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Walking ‘Silent Streets’ makes for a sinister but short adventure

The mobile game is a nice way to spend an hour or two on a sunny afternoon.
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My friends, who knew of my uncharacteristic love for Pokémon Go, suggested that I try Silent Streets. It's a brand-new mobile game that combines the same mechanics of augmented reality and walking that I enjoy so much. There's no magical critter-catching going in Silent Streets. It's a Victorian gothic detective story that sees you roaming your local area to solve a murder -- one that had me walking around trying to find "The Boy With the Flower Skin."

Gallery: 'Silent Streets' gameplay (Spoilers) | 48 Photos

Once downloaded, there's no signup or login screen; you just tell the game your name and you're instantly thrust into the action. Your otherwise nameless character receives a plea for help from Thomas Horgan, a disgraced former great detective currently in exile. After a period of stalling, you answer his call and set off to the grim, far-flung town of Snowport, only to discover him brutally murdered.

As you're under suspicion for Horgan's murder, you must prove your innocence by solving his last case. That means battling the rogue gallery of Snowport's locals, plus the machinations of both the Royal Society and a dangerous cult that lurks in the shadows. It's the sort of delicious gothic horror that I have something of a soft spot for, and one that ensured I kept playing.

As for the game's mechanics, Snowport itself is a map with key locations -- your lodgings, the police station, tavern, etc. -- all highlighted. Getting between them requires the burning of actual shoe leather, as your steps, as monitored by the phone, are counted. You need to walk between 300 and 500 steps to reach most of the locations, where you then interview suspects or search for clues.

The interviews are of the traditional, branching style you find in many RPGs: Say the right thing at the right time and you'll be rewarded. Say the wrong thing and the suspects and witnesses soon turn hostile and ask you to leave. At specific points, you'll be able to switch into AR mode to hunt for clues around your local location. Then it's off to the next building, a few hundred steps away.

Most of the game can be played at a leisurely pace, but there are certain moments where you're given a deadline. These challenges are either related to important side quests that help you complete the entire chapter or are used to build tension toward the climax. The deadlines aren't particularly taxing -- five minutes to walk 100 steps or 20 to walk 500 -- but they mean you can't put the game down even, for instance, if your lunch break has ended.

If you want to play the game without the walking, either due to indolence or bad weather, you can skip it by calling for a cab. You're given one for free at the start of the game, with additional rides setting you back £1.99 ($2.56) for 12 or £2.99 ($3.80) for 30. Subsequent chapters, of which there are four, will set you back a further £2.65 ($3.40) per time. As the first part of the game is free, the overall price you'll pay is around £8 / $10.

Silent Streets has plenty of things going for it, including a well-written and intriguing story, beautiful hand-drawn artwork and good voice acting. But its game mechanics feel less like a way to make the story more immersive and more like a way of stretching out what little content there is. Without the walking -- which I do enjoy, especially as motivation to get me out of the house -- the chapter would last half an hour, tops.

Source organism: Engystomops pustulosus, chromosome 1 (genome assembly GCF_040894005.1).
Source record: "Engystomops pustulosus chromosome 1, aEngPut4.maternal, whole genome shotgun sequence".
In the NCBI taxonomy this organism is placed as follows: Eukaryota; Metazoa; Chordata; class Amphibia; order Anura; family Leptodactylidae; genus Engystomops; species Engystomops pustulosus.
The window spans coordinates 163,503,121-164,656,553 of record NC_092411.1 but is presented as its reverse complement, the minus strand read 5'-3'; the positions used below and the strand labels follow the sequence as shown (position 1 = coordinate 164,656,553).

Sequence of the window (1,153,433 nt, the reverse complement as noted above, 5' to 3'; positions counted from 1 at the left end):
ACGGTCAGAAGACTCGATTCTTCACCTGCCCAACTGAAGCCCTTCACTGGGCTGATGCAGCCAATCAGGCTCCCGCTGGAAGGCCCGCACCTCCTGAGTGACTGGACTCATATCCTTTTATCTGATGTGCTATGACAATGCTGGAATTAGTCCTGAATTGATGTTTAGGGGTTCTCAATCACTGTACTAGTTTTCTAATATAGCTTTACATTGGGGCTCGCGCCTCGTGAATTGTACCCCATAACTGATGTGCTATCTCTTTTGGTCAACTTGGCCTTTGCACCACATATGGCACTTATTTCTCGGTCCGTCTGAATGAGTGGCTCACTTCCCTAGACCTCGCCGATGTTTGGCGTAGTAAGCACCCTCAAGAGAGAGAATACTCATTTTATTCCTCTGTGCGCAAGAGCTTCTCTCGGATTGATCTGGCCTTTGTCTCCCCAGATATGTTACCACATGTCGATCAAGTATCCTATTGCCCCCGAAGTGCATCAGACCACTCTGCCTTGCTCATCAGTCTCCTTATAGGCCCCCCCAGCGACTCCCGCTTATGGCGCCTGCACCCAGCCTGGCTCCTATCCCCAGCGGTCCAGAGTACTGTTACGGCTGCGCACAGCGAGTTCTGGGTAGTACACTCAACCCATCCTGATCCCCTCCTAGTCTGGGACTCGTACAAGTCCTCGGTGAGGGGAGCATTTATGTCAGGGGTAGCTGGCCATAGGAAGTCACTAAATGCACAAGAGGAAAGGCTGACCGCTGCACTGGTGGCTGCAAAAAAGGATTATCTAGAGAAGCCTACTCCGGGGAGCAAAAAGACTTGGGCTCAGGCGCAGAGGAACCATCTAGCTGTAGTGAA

There are a couple of other glitches that the studio will need to work out, including app crashes if you pick the "wrong" option at a key moment in the game. But that's a small issue -- and it helped me avoid ruining the ending by picking the wrong culprit.

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Similarly, the AR features are barely used, and when they are, it's simple enough to scroll around until you've spotted all the incongruous objects. One issue with AR games in their current form is that it's impossible to miss the crudely rendered item floating in midair, like point-and-click detective games before them, where if you were stuck, you could simply scan your mouse pointer left to right to find when the cursor changed icon.

The biggest joy of Silent Streets is the reward on the investment that you put into it, and I was hooked while I played it. Toward the climax, the aforementioned timed challenges were ever present, with a race against the clock to prevent a tragedy. I'll confess, knowing that I was saving someone, I actually broke out into a run to reach the conclusion faster. That was a mistake, because my phone registered fewer steps as a result, slowing me down.

The satisfaction of completing the chapter, finishing the five side quests and getting all that delicious exercise was enormous. If there's a drawback, it's the niggling factor that having to buy each chapter individually, as well as walking powerups, feels a little like being nickeled-and-dimed. But it's the unfortunate reality of the economics of the app store that if the game was priced at its actual worth, it would be seen as a rip-off.

Overall, however, I enjoyed my sojourn through the darker corners of Victorian Britain and will probably go back there soon. Silent Streets captured the dark, Holmesian vibe that makes those stories so engaging. If the following chapters are as engaging as the first, I'm sure the game will do well, and I'll continue to get more of that much-needed fresh air and exercise.

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